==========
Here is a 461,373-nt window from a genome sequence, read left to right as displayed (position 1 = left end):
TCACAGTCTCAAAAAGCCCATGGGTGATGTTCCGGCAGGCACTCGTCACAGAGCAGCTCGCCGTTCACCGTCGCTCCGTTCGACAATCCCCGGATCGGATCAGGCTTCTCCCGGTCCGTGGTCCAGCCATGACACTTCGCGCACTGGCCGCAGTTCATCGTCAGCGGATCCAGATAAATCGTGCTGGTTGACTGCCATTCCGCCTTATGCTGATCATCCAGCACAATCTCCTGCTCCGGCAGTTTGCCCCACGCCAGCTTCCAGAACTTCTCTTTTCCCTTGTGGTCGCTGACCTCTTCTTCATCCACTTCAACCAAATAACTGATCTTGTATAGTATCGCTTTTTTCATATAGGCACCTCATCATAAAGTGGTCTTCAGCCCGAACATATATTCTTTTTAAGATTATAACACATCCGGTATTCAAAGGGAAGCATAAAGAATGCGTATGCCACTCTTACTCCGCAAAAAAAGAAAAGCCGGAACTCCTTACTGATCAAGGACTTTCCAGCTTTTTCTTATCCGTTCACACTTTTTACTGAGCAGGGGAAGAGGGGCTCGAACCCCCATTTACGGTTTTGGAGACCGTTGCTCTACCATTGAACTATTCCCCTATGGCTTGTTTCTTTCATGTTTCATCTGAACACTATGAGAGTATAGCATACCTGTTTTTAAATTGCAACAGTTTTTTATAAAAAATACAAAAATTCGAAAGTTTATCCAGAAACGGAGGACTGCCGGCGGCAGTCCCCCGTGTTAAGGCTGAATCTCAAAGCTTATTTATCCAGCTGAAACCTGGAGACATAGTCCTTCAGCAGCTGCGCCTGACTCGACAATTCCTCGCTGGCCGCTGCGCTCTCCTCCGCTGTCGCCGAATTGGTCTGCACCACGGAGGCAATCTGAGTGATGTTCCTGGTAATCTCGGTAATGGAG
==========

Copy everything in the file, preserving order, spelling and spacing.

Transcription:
Here is a 461,373-nt window from a genome sequence, read left to right as displayed (position 1 = left end):
TCACAGTCTCAAAAAGCCCATGGGTGATGTTCCGGCAGGCACTCGTCACAGAGCAGCTCGCCGTTCACCGTCGCTCCGTTCGACAATCCCCGGATCGGATCAGGCTTCTCCCGGTCCGTGGTCCAGCCATGACACTTCGCGCACTGGCCGCAGTTCATCGTCAGCGGATCCAGATAAATCGTGCTGGTTGACTGCCATTCCGCCTTATGCTGATCATCCAGCACAATCTCCTGCTCCGGCAGTTTGCCCCACGCCAGCTTCCAGAACTTCTCTTTTCCCTTGTGGTCGCTGACCTCTTCTTCATCCACTTCAACCAAATAACTGATCTTGTATAGTATCGCTTTTTTCATATAGGCACCTCATCATAAAGTGGTCTTCAGCCCGAACATATATTCTTTTTAAGATTATAACACATCCGGTATTCAAAGGGAAGCATAAAGAATGCGTATGCCACTCTTACTCCGCAAAAAAAGAAAAGCCGGAACTCCTTACTGATCAAGGACTTTCCAGCTTTTTCTTATCCGTTCACACTTTTTACTGAGCAGGGGAAGAGGGGCTCGAACCCCCATTTACGGTTTTGGAGACCGTTGCTCTACCATTGAACTATTCCCCTATGGCTTGTTTCTTTCATGTTTCATCTGAACACTATGAGAGTATAGCATACCTGTTTTTAAATTGCAACAGTTTTTTATAAAAAATACAAAAATTCGAAAGTTTATCCAGAAACGGAGGACTGCCGGCGGCAGTCCCCCGTGTTAAGGCTGAATCTCAAAGCTTATTTATCCAGCTGAAACCTGGAGACATAGTCCTTCAGCAGCTGCGCCTGACTCGACAATTCCTCGCTGGCCGCTGCGCTCTCCTCCGCTGTCGCCGAATTGGTCTGCACCACGGAGGCAATCTGAGTGATGTTCCTGGTAATCTCGGTAATGGAG